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In an article about RSS earlier this week I explained that there is no single rule of thumb when it comes to your RSS strategy.
A number of experts have suggested that the only sensible way to embrace RSS as an organisation is to launch full-text feeds, allowing RSS subscribers to read the whole story (or other message) within their RSS feed reader.
Yes, full-text is the first rule of RSS. But rules are there to be broken. Full-text simply doesn’t work for everybody, for a number of reasons.
Increasingly it is common knowledge on how to do best practice search engine optimisation. That doesn't make it easy, but it does mean you'll need to start thinking more creatively to keep a competitive edge.
So outside your standard SEO best practice, what more creative tactics might you use?
Online PR is something all companies should be doing, but too many PR professionals aren’t bothering to use the web in the right way. The rules have changed, people. And they’ve changed for some very good reasons…
According to an article in today's MediaGuardian by Kim Fletcher, as of tomorrow (Tue 12 June), the Guardian will publish stories first to the web, "ending the primacy of the printed newspaper".
The newspaper industry seems to be agonising over such decisions and this is no doubt a 'ground-breaking' innovation for them. But isn't this as obvious as was the need for a format of newspaper you could actually read on the train (Berliner format blah blah)...?
In the past people have commented that their ROI from clicks from Google's Adsense content network didn't match performance from Google search-referred clicks.
Smart Pricing, a click-discounting system for AdSense, was meant to help address this - so how's it working out?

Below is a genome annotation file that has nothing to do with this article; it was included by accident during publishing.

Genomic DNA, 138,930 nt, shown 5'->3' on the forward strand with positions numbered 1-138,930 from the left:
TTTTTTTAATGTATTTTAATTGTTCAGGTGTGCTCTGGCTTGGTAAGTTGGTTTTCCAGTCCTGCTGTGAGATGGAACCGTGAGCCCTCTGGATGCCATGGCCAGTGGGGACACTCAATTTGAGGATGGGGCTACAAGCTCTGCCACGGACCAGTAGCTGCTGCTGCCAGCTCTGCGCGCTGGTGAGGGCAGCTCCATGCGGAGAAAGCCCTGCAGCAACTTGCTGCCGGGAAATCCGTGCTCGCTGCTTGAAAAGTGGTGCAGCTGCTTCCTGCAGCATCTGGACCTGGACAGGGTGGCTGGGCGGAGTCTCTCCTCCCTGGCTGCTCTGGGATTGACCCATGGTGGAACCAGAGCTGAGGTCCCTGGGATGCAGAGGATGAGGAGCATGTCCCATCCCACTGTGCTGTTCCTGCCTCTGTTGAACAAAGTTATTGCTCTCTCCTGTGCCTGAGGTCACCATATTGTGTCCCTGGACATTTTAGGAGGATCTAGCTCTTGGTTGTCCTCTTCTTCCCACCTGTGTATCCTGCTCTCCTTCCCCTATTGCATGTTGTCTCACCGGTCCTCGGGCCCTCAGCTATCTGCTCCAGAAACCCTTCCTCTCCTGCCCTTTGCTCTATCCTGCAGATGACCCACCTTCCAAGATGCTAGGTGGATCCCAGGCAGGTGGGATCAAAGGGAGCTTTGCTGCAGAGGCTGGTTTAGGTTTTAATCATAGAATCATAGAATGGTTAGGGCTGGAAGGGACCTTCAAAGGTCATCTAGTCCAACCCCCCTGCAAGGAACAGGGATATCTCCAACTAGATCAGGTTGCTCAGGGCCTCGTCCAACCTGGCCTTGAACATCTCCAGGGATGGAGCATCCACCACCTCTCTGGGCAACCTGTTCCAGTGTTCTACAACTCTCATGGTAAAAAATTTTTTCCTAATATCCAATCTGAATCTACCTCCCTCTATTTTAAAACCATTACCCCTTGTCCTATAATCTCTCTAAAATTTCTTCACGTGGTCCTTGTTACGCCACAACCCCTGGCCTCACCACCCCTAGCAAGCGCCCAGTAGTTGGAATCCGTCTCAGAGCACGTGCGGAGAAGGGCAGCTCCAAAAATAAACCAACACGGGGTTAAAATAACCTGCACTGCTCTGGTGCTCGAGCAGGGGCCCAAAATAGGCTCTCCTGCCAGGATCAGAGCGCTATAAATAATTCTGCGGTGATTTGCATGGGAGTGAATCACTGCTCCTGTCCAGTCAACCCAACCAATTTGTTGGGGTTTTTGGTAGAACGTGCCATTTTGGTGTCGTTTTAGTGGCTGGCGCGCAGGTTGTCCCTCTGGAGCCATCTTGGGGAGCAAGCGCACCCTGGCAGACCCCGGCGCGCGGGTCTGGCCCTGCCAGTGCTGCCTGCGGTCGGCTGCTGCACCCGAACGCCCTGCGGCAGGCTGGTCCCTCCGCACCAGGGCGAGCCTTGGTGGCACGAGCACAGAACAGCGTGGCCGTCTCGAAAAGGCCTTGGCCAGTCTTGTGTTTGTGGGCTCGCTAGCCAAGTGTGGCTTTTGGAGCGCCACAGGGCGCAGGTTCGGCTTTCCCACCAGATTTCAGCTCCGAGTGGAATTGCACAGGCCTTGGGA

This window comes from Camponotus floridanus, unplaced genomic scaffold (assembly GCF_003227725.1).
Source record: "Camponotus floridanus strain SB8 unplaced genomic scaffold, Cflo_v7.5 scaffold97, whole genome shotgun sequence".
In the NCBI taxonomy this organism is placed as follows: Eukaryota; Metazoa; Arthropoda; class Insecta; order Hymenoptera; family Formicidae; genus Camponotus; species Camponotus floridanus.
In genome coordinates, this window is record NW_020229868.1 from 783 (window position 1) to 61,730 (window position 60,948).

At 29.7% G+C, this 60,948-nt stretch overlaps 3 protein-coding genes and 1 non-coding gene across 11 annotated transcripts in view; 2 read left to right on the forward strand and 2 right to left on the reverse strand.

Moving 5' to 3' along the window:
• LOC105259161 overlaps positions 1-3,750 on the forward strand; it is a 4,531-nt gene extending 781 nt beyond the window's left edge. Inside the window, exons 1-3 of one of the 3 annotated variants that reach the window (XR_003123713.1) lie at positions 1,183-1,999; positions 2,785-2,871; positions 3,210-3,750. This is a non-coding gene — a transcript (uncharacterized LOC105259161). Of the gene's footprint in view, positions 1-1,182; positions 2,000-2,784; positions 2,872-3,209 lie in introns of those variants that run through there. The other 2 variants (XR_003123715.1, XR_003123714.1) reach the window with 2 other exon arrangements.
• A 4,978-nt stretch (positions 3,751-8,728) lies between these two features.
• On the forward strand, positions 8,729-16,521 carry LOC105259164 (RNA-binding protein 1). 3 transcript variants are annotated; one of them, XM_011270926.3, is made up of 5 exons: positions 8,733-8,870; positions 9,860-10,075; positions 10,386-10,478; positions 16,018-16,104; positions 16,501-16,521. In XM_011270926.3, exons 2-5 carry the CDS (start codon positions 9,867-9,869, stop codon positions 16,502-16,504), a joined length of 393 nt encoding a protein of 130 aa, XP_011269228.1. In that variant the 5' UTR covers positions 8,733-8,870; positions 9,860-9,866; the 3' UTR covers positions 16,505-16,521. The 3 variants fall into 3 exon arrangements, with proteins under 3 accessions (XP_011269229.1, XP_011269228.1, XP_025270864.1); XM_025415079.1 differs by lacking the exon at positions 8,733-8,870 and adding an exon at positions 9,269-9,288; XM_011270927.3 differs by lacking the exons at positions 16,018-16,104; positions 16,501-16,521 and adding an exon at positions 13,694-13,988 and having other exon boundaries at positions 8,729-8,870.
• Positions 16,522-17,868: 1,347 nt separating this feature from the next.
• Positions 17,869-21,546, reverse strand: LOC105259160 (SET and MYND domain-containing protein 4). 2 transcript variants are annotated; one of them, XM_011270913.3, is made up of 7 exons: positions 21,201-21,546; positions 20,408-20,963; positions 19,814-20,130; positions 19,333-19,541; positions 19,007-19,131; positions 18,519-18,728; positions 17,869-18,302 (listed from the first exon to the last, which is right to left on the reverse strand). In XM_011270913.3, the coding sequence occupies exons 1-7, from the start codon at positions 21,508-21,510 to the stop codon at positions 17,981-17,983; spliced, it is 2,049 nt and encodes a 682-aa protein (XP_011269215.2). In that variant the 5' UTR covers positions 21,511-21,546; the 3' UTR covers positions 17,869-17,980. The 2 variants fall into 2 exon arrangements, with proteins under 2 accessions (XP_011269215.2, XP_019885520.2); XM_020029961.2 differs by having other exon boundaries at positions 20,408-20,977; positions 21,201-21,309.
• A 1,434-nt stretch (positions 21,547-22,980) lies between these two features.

RSS is an alien concept to many marketers, so RSS strategy is pretty much off the radar for the vast majority. The trouble is, there are mixed messages being sent out by the experts, so it is hard to know where to start.
It is just like usability. Jakob Nielsen believes in a rules-based approach. Jared Spool does not. So who do you trust?
Digg.com founder Kevin Rose has unveiled plans to expand the social news aggregator into other vertical sectors, such as politics and entertainment.
Kevin explained to attendees at a recent eBay Developer’s Conference a big redesign is in the offing, which will allow Team Digg to broaden the scope of the website beyond technology. Watch out Yahoo! News…
Wees je hiervan bewust: 22 more reasons why I’ll leave your website in 10 seconds http://t.co/uQkubQ9irt— Gerard Duursma (@bonopoly) August 9, 2013
Robert Scoble, aka The Best Known Corporate Blogger In The World, has decided it is time to quit the day job by leaving Microsoft to join a Valley-based startup called PodTech.net.
One lost book, one disgruntled customer and a potential million dollar legal fee for Amazon - it's the latest in a series of morality tales showing how e-commerce companies can be hit where it hurts most due to bad customer experience.
How difficult can it be? It's only a text box and a button, after all.
It is, however, its very simplicity that makes the search box such a great example of the power of design patterns.
What can go wrong when we design a search box (what are the antipatterns)? What are the key elements of best practice in the design of a search box that enable us to avoid these pitfalls? And how many e-commerce search boxes comply with all aspects of the design pattern that we've just developed? For something so apparently simple, it comes as a bit of a surprise that the answer to that last question is none!
E-Commerce directors? E-commerce managers/team-leaders? E-commerce team members? Consultants/agencies? Online shoppers? Or how about all of them?
"E-Commerce Design Patterns are a distillation and summary of best practice, that can be applied quickly and effectively to create a variety of specific design solutions"
This is how we've defined design patterns. In this post, we explore in what way design patterns are 'patterns' and then tease apart our definition to compare each part with the definitions other design pattern experts have used.